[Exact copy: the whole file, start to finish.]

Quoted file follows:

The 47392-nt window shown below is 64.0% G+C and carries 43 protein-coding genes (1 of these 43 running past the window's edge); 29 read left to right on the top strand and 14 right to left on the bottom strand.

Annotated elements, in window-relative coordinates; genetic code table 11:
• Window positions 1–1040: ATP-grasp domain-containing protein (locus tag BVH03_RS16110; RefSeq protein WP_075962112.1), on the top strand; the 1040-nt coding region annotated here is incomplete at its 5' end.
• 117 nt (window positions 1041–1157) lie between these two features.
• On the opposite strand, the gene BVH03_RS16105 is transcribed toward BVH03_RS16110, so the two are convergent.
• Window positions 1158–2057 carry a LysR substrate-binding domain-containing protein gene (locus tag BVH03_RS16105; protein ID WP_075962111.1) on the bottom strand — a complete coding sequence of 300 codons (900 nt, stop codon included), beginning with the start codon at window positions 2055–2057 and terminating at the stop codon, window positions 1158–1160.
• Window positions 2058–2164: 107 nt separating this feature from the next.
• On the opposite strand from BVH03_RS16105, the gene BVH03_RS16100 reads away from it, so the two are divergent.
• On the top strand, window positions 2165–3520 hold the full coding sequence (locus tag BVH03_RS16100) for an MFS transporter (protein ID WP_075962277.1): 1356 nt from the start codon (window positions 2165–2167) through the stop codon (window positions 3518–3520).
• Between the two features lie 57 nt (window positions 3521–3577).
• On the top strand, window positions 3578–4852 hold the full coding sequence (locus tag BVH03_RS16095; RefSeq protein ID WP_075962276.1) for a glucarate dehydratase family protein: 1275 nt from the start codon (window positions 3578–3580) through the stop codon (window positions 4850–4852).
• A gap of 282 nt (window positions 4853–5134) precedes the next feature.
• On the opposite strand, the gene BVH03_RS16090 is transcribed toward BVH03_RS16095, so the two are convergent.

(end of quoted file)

The 47392-nt window shown below is 64.0% G+C and carries 43 protein-coding genes (1 of these 43 running past the window's edge); 29 read left to right on the top strand and 14 right to left on the bottom strand.

Annotated elements, in window-relative coordinates; genetic code table 11:
• Window positions 1–1040: ATP-grasp domain-containing protein (locus tag BVH03_RS16110; RefSeq protein WP_075962112.1), on the top strand; the 1040-nt coding region annotated here is incomplete at its 5' end.
• 117 nt (window positions 1041–1157) lie between these two features.
• On the opposite strand, the gene BVH03_RS16105 is transcribed toward BVH03_RS16110, so the two are convergent.
• Window positions 1158–2057 carry a LysR substrate-binding domain-containing protein gene (locus tag BVH03_RS16105; protein ID WP_075962111.1) on the bottom strand — a complete coding sequence of 300 codons (900 nt, stop codon included), beginning with the start codon at window positions 2055–2057 and terminating at the stop codon, window positions 1158–1160.
• Window positions 2058–2164: 107 nt separating this feature from the next.
• On the opposite strand from BVH03_RS16105, the gene BVH03_RS16100 reads away from it, so the two are divergent.
• On the top strand, window positions 2165–3520 hold the full coding sequence (locus tag BVH03_RS16100) for an MFS transporter (protein ID WP_075962277.1): 1356 nt from the start codon (window positions 2165–2167) through the stop codon (window positions 3518–3520).
• Between the two features lie 57 nt (window positions 3521–3577).
• On the top strand, window positions 3578–4852 hold the full coding sequence (locus tag BVH03_RS16095; RefSeq protein ID WP_075962276.1) for a glucarate dehydratase family protein: 1275 nt from the start codon (window positions 3578–3580) through the stop codon (window positions 4850–4852).
• A gap of 282 nt (window positions 4853–5134) precedes the next feature.
• On the opposite strand, the gene BVH03_RS16090 is transcribed toward BVH03_RS16095, so the two are convergent.